NU Online News Service, Aug. 27, 2003, 5:28 p.m. EDT – California Gov. Gray Davis, a Democrat, has signed S.B. 1, a financial services privacy bill.

The law based on the bill forbids insurers, banks and other financial institutions from sharing personal financial information with other companies unless consumers actively “opt in” to the information-sharing arrangements.

Davis, who is battling a recall campaign, says he hopes the state’s new privacy law will set an example for the rest of the United States.

“By signing this bill, we’re putting consumers in control of their intimate financial DNA,” Davis says in a statement about the signing. “You wouldn’t let a stranger riffle through your wallet or pocketbook. Just as well, we shouldn’t let financial institutions look through your checkbook or credit card spending habits.”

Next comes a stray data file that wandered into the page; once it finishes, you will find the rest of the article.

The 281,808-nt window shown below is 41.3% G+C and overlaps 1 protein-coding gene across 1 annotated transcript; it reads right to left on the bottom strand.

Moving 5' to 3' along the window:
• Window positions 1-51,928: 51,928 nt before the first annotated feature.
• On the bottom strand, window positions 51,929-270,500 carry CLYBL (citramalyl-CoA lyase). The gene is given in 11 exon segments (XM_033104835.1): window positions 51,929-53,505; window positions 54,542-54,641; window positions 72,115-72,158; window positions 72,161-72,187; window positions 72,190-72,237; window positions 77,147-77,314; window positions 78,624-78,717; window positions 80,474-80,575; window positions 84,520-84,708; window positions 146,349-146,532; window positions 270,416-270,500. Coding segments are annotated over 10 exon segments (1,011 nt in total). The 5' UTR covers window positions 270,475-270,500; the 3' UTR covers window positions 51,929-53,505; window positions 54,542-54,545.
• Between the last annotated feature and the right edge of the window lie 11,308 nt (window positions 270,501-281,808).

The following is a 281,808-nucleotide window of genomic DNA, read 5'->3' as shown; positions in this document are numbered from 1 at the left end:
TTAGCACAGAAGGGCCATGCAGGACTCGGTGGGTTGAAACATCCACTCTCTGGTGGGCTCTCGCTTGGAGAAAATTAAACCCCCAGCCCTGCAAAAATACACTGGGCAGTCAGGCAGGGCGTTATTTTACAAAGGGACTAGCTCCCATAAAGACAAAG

But the American Council of Life Insurers, Washington, says the final version of the bill will hurt life insurers’ ability to provide financial products and services tailored to consumers’ needs and interests.

S.B. 1 “should not serve as a model for federal privacy policy,” the ACLI says.

The old California privacy law required insurers to provide privacy notices when taking applications and when delivering policies, then to send annual privacy notices.

The new law will require insurers to provide many more notices, the ACLI says.

S.B. 1 was introduced by Sen. Jackie Speier, D-Hillsborough, Calif.

Links to the text of the enacted version of the bill and other information about the bill are posted at http://www.leginfo.ca.gov/cgi-bin/postquery?bill_number=sb_1&sess=CUR&house=S&author=speier